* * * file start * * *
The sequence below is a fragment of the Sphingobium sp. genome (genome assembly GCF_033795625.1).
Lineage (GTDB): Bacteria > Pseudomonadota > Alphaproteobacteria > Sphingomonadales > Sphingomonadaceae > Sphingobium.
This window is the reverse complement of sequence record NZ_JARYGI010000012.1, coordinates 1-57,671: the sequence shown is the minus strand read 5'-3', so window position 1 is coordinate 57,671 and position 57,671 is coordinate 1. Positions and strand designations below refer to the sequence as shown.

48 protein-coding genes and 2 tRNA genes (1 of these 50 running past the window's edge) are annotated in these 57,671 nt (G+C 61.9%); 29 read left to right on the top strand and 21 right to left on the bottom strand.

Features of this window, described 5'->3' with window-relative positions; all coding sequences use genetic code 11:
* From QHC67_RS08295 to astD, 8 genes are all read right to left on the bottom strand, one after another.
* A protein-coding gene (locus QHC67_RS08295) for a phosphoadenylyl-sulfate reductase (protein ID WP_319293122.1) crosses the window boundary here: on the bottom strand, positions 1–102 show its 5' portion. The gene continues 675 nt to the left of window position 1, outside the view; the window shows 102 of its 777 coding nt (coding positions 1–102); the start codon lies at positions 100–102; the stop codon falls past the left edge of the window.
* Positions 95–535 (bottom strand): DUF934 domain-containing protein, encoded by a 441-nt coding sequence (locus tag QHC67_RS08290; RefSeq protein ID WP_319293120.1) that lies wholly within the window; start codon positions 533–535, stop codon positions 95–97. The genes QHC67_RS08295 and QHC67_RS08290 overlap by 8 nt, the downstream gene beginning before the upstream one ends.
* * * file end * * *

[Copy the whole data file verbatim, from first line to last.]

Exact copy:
The sequence below is a fragment of the Sphingobium sp. genome (genome assembly GCF_033795625.1).
Lineage (GTDB): Bacteria > Pseudomonadota > Alphaproteobacteria > Sphingomonadales > Sphingomonadaceae > Sphingobium.
This window is the reverse complement of sequence record NZ_JARYGI010000012.1, coordinates 1-57,671: the sequence shown is the minus strand read 5'-3', so window position 1 is coordinate 57,671 and position 57,671 is coordinate 1. Positions and strand designations below refer to the sequence as shown.

48 protein-coding genes and 2 tRNA genes (1 of these 50 running past the window's edge) are annotated in these 57,671 nt (G+C 61.9%); 29 read left to right on the top strand and 21 right to left on the bottom strand.

Features of this window, described 5'->3' with window-relative positions; all coding sequences use genetic code 11:
* From QHC67_RS08295 to astD, 8 genes are all read right to left on the bottom strand, one after another.
* A protein-coding gene (locus QHC67_RS08295) for a phosphoadenylyl-sulfate reductase (protein ID WP_319293122.1) crosses the window boundary here: on the bottom strand, positions 1–102 show its 5' portion. The gene continues 675 nt to the left of window position 1, outside the view; the window shows 102 of its 777 coding nt (coding positions 1–102); the start codon lies at positions 100–102; the stop codon falls past the left edge of the window.
* Positions 95–535 (bottom strand): DUF934 domain-containing protein, encoded by a 441-nt coding sequence (locus tag QHC67_RS08290; RefSeq protein ID WP_319293120.1) that lies wholly within the window; start codon positions 533–535, stop codon positions 95–97. The genes QHC67_RS08295 and QHC67_RS08290 overlap by 8 nt, the downstream gene beginning before the upstream one ends.